They pride themselves on being non-judgemental and want everyone to feel supported regardless of any cultural, social or racial differences.
What to expect from Al-Anon Family Meetings
Al-Anon Family support group sat together and smiling
At any Al-Anon meeting, you should expect to meet many different people from different backgrounds and walks of life.
However, you will all be united in your desire to help your loved ones through their addiction. 
Every member who attends the group session will practice and go through the same 12-step method, and meetings will allow individuals the opportunity to share their thoughts, stories and experiences with one another.
It’s thanks to this that individuals are then equipped with the right tools, support and knowledge to better understand their loved ones situation and addiction, both in the long and short term.
With this support and knowledge, they’re much more likely to help their loved ones overcome their addiction.
Each meeting group contains on average around 5 – 25 members. This small number allows the individuals who attend to get to know each other well and therefore creates a safe and open environment for people to share stories, thoughts and experiences.
Although every Al-Anon group is unique in its own way, meetings will usually tend to follow the same structure.  Meetings usually start with a short opening and introductions of all existing members and any new members.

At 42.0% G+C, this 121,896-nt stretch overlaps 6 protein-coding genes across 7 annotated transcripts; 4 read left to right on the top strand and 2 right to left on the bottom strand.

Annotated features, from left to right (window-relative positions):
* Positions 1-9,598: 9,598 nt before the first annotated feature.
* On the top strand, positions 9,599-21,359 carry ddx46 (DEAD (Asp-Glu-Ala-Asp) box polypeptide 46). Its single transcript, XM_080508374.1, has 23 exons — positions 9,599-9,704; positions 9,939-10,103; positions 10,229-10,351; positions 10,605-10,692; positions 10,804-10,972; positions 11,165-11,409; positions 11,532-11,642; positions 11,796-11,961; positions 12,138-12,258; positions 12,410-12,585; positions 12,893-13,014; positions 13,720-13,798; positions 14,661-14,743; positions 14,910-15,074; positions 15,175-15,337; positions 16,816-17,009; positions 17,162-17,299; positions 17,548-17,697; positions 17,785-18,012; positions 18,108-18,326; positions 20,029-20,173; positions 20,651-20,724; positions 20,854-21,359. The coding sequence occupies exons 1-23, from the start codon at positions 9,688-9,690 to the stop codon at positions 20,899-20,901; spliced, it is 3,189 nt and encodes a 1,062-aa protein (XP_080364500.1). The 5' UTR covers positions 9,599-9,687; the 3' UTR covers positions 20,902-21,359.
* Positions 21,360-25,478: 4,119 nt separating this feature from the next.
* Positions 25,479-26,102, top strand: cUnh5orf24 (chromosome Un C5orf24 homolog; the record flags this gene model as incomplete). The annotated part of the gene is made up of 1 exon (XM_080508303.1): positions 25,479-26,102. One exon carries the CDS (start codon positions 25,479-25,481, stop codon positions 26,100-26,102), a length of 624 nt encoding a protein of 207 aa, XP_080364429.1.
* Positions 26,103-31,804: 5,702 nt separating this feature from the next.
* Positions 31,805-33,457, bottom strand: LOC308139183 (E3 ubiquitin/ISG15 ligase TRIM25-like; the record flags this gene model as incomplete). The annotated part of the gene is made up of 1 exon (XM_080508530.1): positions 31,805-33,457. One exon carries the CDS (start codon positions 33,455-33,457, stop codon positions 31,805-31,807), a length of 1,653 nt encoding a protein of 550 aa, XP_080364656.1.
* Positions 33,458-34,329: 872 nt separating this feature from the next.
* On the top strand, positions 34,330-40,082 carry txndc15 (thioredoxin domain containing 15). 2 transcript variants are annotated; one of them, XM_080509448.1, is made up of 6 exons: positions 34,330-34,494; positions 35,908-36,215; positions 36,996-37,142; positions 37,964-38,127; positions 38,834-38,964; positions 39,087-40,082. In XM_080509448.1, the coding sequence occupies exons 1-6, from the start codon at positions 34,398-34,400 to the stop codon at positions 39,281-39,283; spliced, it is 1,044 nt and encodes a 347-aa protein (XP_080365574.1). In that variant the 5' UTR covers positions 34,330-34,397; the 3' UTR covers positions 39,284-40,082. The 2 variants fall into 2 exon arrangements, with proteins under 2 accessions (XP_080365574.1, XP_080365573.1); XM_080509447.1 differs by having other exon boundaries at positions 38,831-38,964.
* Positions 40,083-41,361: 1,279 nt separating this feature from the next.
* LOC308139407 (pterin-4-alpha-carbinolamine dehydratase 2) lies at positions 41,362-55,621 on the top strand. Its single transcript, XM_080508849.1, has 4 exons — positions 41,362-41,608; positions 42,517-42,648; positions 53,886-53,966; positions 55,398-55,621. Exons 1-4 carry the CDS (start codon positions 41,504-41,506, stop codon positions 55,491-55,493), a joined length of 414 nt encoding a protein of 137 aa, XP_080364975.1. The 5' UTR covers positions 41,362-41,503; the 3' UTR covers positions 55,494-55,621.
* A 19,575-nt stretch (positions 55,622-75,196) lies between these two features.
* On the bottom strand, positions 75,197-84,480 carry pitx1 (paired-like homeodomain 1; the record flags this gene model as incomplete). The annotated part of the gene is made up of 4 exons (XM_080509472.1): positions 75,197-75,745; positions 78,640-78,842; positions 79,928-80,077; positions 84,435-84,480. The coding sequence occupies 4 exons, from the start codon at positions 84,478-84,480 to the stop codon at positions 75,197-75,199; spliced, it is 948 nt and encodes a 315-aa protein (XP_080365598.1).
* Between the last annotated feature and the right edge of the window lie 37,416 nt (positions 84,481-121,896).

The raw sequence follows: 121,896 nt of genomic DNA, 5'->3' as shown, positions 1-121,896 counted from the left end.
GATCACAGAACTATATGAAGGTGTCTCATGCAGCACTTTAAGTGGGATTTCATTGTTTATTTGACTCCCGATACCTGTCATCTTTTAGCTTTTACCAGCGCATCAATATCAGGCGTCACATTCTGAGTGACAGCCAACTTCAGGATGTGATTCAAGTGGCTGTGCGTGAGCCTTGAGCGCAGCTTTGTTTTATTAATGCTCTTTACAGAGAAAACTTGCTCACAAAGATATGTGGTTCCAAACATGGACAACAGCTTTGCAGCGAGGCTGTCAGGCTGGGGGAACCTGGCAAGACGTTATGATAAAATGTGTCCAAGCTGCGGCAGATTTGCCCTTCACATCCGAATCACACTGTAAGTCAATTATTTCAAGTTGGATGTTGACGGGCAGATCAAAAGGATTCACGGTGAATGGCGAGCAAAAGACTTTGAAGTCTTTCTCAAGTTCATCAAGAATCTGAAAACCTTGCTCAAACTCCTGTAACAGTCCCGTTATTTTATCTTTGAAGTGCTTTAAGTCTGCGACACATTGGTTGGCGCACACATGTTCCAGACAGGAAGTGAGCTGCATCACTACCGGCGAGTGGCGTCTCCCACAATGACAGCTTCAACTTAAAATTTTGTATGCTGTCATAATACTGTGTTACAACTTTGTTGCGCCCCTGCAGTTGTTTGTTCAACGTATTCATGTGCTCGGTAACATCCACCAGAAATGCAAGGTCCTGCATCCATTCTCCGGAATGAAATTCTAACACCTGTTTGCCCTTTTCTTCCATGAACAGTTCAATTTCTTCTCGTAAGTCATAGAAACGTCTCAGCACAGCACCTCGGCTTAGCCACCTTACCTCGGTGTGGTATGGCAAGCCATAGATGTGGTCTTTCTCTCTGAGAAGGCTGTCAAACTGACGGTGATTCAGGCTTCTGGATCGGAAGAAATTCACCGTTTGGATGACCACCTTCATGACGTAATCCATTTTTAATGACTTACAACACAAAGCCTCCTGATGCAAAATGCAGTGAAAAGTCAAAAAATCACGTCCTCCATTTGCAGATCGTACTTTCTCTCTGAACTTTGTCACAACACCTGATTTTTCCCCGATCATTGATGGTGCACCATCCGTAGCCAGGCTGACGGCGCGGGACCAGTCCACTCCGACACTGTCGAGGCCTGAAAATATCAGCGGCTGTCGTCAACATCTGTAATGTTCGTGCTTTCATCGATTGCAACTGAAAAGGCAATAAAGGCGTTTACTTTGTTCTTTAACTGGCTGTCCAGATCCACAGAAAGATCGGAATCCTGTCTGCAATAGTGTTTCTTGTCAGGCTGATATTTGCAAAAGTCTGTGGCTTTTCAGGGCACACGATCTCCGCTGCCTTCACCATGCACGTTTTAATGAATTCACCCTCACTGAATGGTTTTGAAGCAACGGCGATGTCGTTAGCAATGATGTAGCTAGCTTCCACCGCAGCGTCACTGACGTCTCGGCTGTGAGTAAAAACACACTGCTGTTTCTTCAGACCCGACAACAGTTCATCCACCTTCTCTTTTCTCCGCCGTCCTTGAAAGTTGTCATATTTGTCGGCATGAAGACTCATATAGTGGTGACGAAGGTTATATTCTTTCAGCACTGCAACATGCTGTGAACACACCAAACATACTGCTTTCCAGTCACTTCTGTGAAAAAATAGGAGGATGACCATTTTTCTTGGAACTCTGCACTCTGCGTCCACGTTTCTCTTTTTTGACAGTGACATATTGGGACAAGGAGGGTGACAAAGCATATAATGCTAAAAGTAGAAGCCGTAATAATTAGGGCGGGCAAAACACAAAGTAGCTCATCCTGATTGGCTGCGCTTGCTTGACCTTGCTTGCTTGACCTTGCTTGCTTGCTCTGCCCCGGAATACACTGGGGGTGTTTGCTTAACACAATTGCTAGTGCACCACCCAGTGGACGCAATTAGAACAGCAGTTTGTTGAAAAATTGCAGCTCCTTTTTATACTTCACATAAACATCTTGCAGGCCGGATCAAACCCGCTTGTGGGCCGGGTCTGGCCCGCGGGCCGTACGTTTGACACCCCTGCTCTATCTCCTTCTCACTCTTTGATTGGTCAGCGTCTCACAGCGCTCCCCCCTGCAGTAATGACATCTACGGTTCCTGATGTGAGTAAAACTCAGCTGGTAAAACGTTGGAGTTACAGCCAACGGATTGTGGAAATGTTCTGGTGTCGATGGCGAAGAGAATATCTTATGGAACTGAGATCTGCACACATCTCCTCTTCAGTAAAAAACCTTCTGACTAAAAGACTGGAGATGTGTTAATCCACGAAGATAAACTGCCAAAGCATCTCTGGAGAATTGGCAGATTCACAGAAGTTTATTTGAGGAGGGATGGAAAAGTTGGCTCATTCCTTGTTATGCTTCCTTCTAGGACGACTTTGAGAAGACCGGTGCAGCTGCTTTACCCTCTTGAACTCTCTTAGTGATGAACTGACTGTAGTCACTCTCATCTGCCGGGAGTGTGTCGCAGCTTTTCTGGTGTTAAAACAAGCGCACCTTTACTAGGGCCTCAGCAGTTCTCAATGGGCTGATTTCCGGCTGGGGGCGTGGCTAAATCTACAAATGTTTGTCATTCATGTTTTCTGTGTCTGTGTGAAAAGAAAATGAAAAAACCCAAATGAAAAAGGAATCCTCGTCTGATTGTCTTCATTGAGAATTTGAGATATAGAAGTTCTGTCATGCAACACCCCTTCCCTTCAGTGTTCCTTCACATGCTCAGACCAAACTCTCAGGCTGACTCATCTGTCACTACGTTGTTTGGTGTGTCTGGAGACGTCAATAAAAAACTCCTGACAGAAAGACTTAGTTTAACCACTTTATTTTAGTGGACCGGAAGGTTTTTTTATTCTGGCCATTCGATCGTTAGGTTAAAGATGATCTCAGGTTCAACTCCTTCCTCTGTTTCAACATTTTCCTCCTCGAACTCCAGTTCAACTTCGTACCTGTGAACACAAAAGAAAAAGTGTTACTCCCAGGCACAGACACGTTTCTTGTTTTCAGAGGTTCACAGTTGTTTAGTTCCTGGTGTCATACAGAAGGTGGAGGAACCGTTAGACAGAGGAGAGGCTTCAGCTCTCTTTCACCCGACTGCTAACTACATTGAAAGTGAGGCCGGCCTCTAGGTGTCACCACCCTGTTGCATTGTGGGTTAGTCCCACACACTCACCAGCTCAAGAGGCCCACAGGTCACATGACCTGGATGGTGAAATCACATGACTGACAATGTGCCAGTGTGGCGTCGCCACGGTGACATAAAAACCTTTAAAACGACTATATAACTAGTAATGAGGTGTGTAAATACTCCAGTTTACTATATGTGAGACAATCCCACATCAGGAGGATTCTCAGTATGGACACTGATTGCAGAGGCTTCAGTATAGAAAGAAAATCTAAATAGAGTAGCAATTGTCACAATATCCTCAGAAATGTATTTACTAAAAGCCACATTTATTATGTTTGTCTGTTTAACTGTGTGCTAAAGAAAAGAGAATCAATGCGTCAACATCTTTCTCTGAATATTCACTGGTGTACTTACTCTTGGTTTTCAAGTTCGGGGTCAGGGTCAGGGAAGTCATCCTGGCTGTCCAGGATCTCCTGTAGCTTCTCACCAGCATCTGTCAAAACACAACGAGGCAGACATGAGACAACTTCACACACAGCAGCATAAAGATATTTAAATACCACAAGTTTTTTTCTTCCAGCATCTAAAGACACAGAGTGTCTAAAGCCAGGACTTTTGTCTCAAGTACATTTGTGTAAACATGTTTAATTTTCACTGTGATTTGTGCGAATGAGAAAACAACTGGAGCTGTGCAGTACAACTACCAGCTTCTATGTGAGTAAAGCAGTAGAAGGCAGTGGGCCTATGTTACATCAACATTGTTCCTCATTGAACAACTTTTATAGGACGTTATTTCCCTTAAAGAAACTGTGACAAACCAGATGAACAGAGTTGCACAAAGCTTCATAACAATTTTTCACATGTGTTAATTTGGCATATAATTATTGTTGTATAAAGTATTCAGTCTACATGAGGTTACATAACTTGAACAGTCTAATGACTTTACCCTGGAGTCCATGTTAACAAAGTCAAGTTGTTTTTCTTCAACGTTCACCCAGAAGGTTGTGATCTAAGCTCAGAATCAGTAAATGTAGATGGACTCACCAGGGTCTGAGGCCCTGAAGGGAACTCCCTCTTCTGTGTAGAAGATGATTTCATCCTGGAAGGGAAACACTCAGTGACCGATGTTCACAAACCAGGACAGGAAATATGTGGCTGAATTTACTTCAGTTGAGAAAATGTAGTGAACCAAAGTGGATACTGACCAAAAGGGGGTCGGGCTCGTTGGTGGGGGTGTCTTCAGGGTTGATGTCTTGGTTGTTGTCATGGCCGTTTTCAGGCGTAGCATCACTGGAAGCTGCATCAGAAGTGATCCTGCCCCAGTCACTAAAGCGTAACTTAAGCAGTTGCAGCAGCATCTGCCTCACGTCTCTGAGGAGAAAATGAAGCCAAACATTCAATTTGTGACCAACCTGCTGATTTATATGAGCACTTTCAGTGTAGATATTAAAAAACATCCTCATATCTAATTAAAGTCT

At this stage, newcomers are welcomed into the group and shown the ropes. They inform them of what they should expect from the meetings and emphasise that they should take things slowly – they shouldn’t expect too much personal progress too soon.
Family members at an Al-Anon Family Group Meeting stood holding hands
The rest of the meeting is usually spent talking about any progress made since the last meeting and then sharing stories and experiences.
If you’re interested in joining an Al-Anon group but want more insight into what a meeting consists of, below is a more detailed explanation: 
- During each Al-Anon meeting, you’re allowed to ask any questions and discuss your current situation in detail. You’re also allowed to ask questions to other individuals about their situation and circumstances. However, if you’d like to stay quiet, sit back and listen, that’s also fine.
- Each Al-Anon group is unique because the members of the group decide the structure and format of the meeting.
- Although some Al-Anon Family Group meetings are held in religious facilities, Al-Anon is not associated with any religious organisation or faith and is open to people of all beliefs or lack thereof.
- Although Al-Anon Family Froups aren’t anonymous, your anonymity and privacy is still respected. For example, members do not share the names of other people in the group with anyone outside of the group, under any circumstances.
- At the start of most Al-Anon Family Group Meetings, you should expect to hear a reading of all 12 steps.
- When it’s time for the meeting to conclude, members will be encouraged to share hugs.